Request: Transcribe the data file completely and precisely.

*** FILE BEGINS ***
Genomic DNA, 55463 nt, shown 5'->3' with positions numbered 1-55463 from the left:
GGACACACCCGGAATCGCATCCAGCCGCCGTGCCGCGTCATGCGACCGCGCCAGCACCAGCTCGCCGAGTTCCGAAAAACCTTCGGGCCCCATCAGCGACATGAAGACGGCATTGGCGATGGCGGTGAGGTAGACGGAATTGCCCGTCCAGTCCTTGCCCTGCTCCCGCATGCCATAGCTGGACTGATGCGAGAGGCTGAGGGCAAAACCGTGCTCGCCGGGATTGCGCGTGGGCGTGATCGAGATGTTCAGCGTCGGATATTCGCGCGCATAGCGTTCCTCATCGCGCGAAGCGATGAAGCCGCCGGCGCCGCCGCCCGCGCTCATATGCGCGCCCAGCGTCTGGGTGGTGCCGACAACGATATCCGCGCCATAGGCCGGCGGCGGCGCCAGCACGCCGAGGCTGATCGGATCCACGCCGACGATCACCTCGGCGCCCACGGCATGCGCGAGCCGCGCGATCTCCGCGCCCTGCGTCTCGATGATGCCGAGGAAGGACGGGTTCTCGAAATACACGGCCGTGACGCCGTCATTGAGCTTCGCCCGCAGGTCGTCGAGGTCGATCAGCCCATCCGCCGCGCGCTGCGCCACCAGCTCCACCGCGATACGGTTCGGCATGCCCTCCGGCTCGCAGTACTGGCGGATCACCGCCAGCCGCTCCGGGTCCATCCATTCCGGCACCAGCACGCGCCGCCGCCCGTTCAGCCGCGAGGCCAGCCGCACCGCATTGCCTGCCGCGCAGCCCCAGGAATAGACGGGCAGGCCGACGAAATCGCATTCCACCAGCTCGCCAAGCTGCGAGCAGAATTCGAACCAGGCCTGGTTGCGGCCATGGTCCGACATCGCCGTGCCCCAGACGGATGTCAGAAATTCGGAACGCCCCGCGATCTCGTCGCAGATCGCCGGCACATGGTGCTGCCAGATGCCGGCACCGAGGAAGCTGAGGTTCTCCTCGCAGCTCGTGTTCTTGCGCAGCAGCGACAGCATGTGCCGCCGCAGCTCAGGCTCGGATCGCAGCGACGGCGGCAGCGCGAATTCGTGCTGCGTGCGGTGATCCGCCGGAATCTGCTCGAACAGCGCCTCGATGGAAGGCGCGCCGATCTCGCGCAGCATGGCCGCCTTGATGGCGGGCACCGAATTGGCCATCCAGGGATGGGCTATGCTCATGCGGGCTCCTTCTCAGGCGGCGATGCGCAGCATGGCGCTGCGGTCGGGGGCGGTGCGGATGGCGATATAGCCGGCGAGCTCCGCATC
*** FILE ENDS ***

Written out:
Genomic DNA, 55463 nt, shown 5'->3' with positions numbered 1-55463 from the left:
GGACACACCCGGAATCGCATCCAGCCGCCGTGCCGCGTCATGCGACCGCGCCAGCACCAGCTCGCCGAGTTCCGAAAAACCTTCGGGCCCCATCAGCGACATGAAGACGGCATTGGCGATGGCGGTGAGGTAGACGGAATTGCCCGTCCAGTCCTTGCCCTGCTCCCGCATGCCATAGCTGGACTGATGCGAGAGGCTGAGGGCAAAACCGTGCTCGCCGGGATTGCGCGTGGGCGTGATCGAGATGTTCAGCGTCGGATATTCGCGCGCATAGCGTTCCTCATCGCGCGAAGCGATGAAGCCGCCGGCGCCGCCGCCCGCGCTCATATGCGCGCCCAGCGTCTGGGTGGTGCCGACAACGATATCCGCGCCATAGGCCGGCGGCGGCGCCAGCACGCCGAGGCTGATCGGATCCACGCCGACGATCACCTCGGCGCCCACGGCATGCGCGAGCCGCGCGATCTCCGCGCCCTGCGTCTCGATGATGCCGAGGAAGGACGGGTTCTCGAAATACACGGCCGTGACGCCGTCATTGAGCTTCGCCCGCAGGTCGTCGAGGTCGATCAGCCCATCCGCCGCGCGCTGCGCCACCAGCTCCACCGCGATACGGTTCGGCATGCCCTCCGGCTCGCAGTACTGGCGGATCACCGCCAGCCGCTCCGGGTCCATCCATTCCGGCACCAGCACGCGCCGCCGCCCGTTCAGCCGCGAGGCCAGCCGCACCGCATTGCCTGCCGCGCAGCCCCAGGAATAGACGGGCAGGCCGACGAAATCGCATTCCACCAGCTCGCCAAGCTGCGAGCAGAATTCGAACCAGGCCTGGTTGCGGCCATGGTCCGACATCGCCGTGCCCCAGACGGATGTCAGAAATTCGGAACGCCCCGCGATCTCGTCGCAGATCGCCGGCACATGGTGCTGCCAGATGCCGGCACCGAGGAAGCTGAGGTTCTCCTCGCAGCTCGTGTTCTTGCGCAGCAGCGACAGCATGTGCCGCCGCAGCTCAGGCTCGGATCGCAGCGACGGCGGCAGCGCGAATTCGTGCTGCGTGCGGTGATCCGCCGGAATCTGCTCGAACAGCGCCTCGATGGAAGGCGCGCCGATCTCGCGCAGCATGGCCGCCTTGATGGCGGGCACCGAATTGGCCATCCAGGGATGGGCTATGCTCATGCGGGCTCCTTCTCAGGCGGCGATGCGCAGCATGGCGCTGCGGTCGGGGGCGGTGCGGATGGCGATATAGCCGGCGAGCTCCGCATC